A Major Flaw of Wheaton College

A Major Flaw of Wheaton CollegeA friend of mine asked me to reflect on my time at Wheaton and expressed a little about what I have learned from my time there. Rather then bring up a number of unrelated things in one post I thought I would just post as the reasons and situations come to mind.
I had the great opportunity to met with the Chaplain at Wheaton for an exit interview in the spring of my senior year. At gave me a chance to reflect on the good and bad of my time and I came up with a handful of things that I thought where the most wide spread, not necessarily just specific to my personal experience. The one I had the hardest time explaining is the one I’ll start with: The lifestyle of Wheaton College instills underlying assumptions that keep us from following Christ fully.

When I first got to Wheaton I thoroughly enjoyed the nice big dorm rooms, the fancy Lego-like furniture; I loved the food at the cafeteria and the fact that people cleaned up after me everywhere I went. I enjoyed seeing the flowers planted around campus and the nice architecture. The Student Rec Center was state-of-the-art and the classrooms had all the technology needs you could imagine. I enjoyed all of these things, and I justified in my mind that during my time of diligent studies it was nice to be in a comfortable environment with everything taken care of. Sophomore year, a campaign to build a $20 million student center began, and I suddenly realized the great tragedy of having all we had at Wheaton.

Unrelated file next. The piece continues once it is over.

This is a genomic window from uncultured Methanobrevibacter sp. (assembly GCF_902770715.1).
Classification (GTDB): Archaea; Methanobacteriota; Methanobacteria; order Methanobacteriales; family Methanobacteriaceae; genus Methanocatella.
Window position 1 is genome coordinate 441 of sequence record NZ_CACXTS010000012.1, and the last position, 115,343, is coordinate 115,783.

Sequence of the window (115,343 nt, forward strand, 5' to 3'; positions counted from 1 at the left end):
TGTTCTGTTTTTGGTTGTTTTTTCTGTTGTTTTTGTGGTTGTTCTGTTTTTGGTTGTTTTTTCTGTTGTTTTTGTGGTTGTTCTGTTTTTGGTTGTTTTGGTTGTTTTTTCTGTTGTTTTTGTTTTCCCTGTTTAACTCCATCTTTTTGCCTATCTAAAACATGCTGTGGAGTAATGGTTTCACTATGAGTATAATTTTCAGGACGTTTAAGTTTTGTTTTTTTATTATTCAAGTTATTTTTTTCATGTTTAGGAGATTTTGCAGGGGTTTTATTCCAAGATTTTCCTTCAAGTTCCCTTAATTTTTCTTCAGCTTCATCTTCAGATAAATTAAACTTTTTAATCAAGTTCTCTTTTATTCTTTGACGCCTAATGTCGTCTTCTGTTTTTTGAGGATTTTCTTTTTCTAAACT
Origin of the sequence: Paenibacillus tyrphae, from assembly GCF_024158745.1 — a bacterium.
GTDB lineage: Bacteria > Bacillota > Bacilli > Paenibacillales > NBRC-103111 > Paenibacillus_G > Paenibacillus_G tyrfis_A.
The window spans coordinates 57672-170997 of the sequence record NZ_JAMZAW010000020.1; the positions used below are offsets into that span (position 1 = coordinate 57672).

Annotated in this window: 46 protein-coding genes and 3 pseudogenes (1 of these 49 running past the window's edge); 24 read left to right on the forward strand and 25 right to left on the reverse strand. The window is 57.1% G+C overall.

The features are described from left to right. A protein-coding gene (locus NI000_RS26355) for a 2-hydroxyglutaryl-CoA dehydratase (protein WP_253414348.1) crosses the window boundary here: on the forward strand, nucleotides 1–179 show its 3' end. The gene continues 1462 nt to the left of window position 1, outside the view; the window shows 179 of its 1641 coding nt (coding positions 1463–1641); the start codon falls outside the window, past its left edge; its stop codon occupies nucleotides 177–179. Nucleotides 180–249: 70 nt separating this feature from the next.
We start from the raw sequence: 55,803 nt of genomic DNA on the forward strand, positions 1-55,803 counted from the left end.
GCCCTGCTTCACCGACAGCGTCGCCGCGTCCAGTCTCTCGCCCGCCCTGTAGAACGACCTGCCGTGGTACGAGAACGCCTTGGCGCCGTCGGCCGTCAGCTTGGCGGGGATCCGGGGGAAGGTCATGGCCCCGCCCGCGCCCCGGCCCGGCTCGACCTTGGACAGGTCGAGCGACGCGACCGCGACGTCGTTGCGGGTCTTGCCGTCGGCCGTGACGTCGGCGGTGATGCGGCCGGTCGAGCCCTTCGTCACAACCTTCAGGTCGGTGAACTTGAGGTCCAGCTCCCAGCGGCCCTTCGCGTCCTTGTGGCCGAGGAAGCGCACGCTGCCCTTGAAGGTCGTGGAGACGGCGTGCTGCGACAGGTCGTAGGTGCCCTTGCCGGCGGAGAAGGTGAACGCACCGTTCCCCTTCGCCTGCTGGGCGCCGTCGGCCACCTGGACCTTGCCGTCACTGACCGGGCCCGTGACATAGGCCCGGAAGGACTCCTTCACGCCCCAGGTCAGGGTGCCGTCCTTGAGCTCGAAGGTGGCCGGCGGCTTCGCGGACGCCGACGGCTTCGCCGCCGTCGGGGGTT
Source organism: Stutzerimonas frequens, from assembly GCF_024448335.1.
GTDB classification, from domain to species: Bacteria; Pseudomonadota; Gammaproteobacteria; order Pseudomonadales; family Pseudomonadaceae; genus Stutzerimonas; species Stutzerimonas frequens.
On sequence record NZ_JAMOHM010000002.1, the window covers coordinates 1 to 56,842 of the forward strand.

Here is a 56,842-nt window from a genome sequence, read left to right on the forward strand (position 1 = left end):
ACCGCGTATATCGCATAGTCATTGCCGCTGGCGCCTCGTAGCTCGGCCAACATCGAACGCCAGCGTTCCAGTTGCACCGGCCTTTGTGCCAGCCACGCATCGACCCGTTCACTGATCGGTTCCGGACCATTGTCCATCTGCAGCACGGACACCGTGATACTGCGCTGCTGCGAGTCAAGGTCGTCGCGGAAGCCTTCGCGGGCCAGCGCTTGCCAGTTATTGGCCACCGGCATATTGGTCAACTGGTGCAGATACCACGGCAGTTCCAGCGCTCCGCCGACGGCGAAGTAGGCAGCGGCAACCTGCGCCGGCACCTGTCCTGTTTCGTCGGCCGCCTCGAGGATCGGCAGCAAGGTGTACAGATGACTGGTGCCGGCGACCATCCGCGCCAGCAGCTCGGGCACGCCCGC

You see, when you sit in a “Christian” Institution, listening to a “Christian” teacher, amongst “Christian” peers, you have an immediate assumption that the Lifestyle, the buildings, the spending being done in your community is therefore “Christian.” But that is not necessarily true.

When you sit in the coffee shop of an extravagant student center and read Jesus words about caring for the poor, it is hard to acknowledge that your fancy community might be in conflict with really carrying that out.

I fear too many students have left Wheaton with this assumption: I can buy a big house, an expensive car, fancy clothes and furniture, take exotic vacations, live the high society life, AND still follow Christ call to take up their cross and follow him.

29 thoughts on “A Major Flaw of Wheaton College”

  1. Right on… I feel the same way about my time at TU. I loved the community, but I felt like it was anti-Christian college. It instilled a value of seperating ourselves from those who dont know God. They talked about it as thought it was a value from time to time, but the whole set up of the school betrayed their values–our comfort.